County anticipating a budget crunch
Published: Wednesday, January 1, 2003 at 6:01 a.m.
Last Modified: Tuesday, December 31, 2002 at 10:21 p.m.
A bleak financial future looming for Alachua County will set the tone in 2003 as elected officials try to scrape together enough money to repair crumbling roads and build new ones, get a new courthouse up and running and establish a viable program to bring better-paying jobs to the area.
By some estimates, the county faces a $9.1 million budget shortfall in five years - much of that coming from lost revenue from annexations and a state takeover of court-related costs beginning in the county's fiscal 2004 budget.
The predicament for counties is made worse since voters passed several education initiatives last fall that likely will eat into the state budget. The Florida Association of Counties has warned county officials that the state is headed for a "fiscal train wreck."
Further expected revenue losses at the state level make the county's financial prospects so pitiful that some social or court services programs could be in jeopardy and new taxes and fees could be considered. No specific plans have been developed thus far. Everything will be on the table Jan. 9-10 when the County Commission meets at Poe Springs to set its goals and plans for the year.
"We must discuss finances and our service delivery systems this year," County Manager Randy Reid said. "It will be difficult to balance the budget this time without changes in our priorities."
Complicating the county's decisions is the fact that response times for ambulances and firetrucks are growing longer. With an extremely tight budget, the County Commission last year denied a request by Alachua County Fire Chief Will May for two new ambulances and crews to run them.
At the same time, the County Commission has yet to make what could turn out to be an unpopular decision of raising revenue to pay for a backlog of roads and improvements to the tune of more than $100 million. A four-pronged funding mechanism, including property taxes, impact fees, a 5-cent increase in the gas tax and an extra penny sales tax has been suggested to help pay for public works projects.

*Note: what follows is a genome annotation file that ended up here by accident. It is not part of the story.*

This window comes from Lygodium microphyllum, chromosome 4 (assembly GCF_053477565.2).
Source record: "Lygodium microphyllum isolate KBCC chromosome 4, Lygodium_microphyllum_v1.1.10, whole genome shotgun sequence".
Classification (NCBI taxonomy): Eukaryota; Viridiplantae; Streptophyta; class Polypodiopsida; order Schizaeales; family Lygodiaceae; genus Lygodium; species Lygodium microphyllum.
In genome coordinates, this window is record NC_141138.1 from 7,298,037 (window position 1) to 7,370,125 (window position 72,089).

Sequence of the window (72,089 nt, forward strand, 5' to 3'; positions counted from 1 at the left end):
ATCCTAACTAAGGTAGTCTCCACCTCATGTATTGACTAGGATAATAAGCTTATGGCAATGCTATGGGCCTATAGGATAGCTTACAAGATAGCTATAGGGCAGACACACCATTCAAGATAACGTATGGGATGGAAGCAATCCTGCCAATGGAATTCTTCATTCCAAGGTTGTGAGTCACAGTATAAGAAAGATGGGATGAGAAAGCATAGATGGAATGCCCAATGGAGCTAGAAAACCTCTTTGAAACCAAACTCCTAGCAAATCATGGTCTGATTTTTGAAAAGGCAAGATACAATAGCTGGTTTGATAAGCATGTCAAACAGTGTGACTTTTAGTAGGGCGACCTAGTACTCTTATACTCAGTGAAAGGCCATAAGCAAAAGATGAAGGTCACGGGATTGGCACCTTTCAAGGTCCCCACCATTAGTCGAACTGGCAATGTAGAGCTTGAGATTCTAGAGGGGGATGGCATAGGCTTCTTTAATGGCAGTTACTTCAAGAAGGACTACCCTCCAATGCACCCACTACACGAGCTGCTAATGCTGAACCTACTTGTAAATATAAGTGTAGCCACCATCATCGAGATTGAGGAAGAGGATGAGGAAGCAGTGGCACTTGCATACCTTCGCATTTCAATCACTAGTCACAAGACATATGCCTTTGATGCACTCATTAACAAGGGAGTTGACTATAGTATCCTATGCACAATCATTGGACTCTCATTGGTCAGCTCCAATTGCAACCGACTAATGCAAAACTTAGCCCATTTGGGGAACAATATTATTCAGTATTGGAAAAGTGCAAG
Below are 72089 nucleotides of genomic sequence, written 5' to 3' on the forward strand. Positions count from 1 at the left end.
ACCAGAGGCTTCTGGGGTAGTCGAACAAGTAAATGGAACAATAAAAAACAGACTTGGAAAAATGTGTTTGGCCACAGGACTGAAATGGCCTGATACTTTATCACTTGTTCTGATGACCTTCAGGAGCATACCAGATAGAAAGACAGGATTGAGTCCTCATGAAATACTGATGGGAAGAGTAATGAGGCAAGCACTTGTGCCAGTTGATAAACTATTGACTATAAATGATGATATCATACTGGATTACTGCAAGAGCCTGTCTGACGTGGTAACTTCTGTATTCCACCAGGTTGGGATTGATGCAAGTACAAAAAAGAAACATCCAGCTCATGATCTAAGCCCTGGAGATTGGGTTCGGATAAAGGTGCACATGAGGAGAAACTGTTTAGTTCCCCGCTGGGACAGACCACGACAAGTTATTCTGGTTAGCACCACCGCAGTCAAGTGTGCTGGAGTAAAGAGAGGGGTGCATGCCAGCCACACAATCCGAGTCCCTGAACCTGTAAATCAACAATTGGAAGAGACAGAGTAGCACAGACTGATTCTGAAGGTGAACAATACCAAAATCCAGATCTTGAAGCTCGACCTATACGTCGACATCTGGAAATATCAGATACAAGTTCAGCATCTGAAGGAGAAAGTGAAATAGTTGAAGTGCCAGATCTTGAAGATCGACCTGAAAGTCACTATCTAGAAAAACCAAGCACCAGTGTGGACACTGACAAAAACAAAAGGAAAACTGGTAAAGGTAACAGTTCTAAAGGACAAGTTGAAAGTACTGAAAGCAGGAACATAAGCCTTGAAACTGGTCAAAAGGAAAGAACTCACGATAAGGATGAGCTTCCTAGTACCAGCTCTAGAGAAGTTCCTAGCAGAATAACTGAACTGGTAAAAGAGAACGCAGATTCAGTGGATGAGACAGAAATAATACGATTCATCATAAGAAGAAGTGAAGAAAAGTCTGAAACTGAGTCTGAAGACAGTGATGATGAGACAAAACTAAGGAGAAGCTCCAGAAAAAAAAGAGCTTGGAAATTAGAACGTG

"We're going to have to work together as a community to address the needs," County Commissioner Cynthia Chestnut said. "The problems are not going away; they are just getting larger."
To help bolster county coffers, Chestnut and fellow freshman Commissioner Lee Pinkoson want to reach out to local businesses and business development groups to build the county's economic base. That, too, they believe, will provide jobs for thousands of underemployed residents.
"We need to work on targeting certain industries for the middle sector that will pay well, but that don't need an advanced degree," Pinkoson said.
Meanwhile, construction is slated to be complete on the county's new courthouse in September. The courthouse, which will house the county's criminal proceedings, is set to open for business in January 2004.
The county is responsible for paying for the operational costs - electricity, maintenance and capital improvements - of the courthouse. With the state gearing up to take over paying for court services, including the state attorney, clerk of courts and public defender in 2004, it is unclear if some funds now going to counties will be taken away by the state.
Members of the county's legislative delegation have told county officials to prepare for the worst.
Janine Young Sikes can be reached at 337-0327 or email@example.com.
Comments are currently unavailable on this article